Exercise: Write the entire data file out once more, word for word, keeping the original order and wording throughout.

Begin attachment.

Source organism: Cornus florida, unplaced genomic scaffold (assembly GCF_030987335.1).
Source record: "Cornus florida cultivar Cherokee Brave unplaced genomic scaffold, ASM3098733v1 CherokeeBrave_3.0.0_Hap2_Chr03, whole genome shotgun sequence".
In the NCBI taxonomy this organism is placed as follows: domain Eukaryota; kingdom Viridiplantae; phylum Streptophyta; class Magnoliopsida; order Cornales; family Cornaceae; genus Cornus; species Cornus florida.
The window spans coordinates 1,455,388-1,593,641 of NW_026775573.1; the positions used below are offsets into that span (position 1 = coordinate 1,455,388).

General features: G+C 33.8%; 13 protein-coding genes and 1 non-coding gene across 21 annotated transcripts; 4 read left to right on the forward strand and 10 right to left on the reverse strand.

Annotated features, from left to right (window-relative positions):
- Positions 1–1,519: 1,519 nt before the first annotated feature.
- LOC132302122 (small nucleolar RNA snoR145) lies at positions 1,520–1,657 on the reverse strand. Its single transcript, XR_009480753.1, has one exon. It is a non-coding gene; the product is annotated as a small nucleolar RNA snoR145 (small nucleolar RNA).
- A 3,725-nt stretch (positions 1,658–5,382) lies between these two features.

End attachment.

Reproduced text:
Source organism: Cornus florida, unplaced genomic scaffold (assembly GCF_030987335.1).
Source record: "Cornus florida cultivar Cherokee Brave unplaced genomic scaffold, ASM3098733v1 CherokeeBrave_3.0.0_Hap2_Chr03, whole genome shotgun sequence".
In the NCBI taxonomy this organism is placed as follows: domain Eukaryota; kingdom Viridiplantae; phylum Streptophyta; class Magnoliopsida; order Cornales; family Cornaceae; genus Cornus; species Cornus florida.
The window spans coordinates 1,455,388-1,593,641 of NW_026775573.1; the positions used below are offsets into that span (position 1 = coordinate 1,455,388).

General features: G+C 33.8%; 13 protein-coding genes and 1 non-coding gene across 21 annotated transcripts; 4 read left to right on the forward strand and 10 right to left on the reverse strand.

Annotated features, from left to right (window-relative positions):
- Positions 1–1,519: 1,519 nt before the first annotated feature.
- LOC132302122 (small nucleolar RNA snoR145) lies at positions 1,520–1,657 on the reverse strand. Its single transcript, XR_009480753.1, has one exon. It is a non-coding gene; the product is annotated as a small nucleolar RNA snoR145 (small nucleolar RNA).
- A 3,725-nt stretch (positions 1,658–5,382) lies between these two features.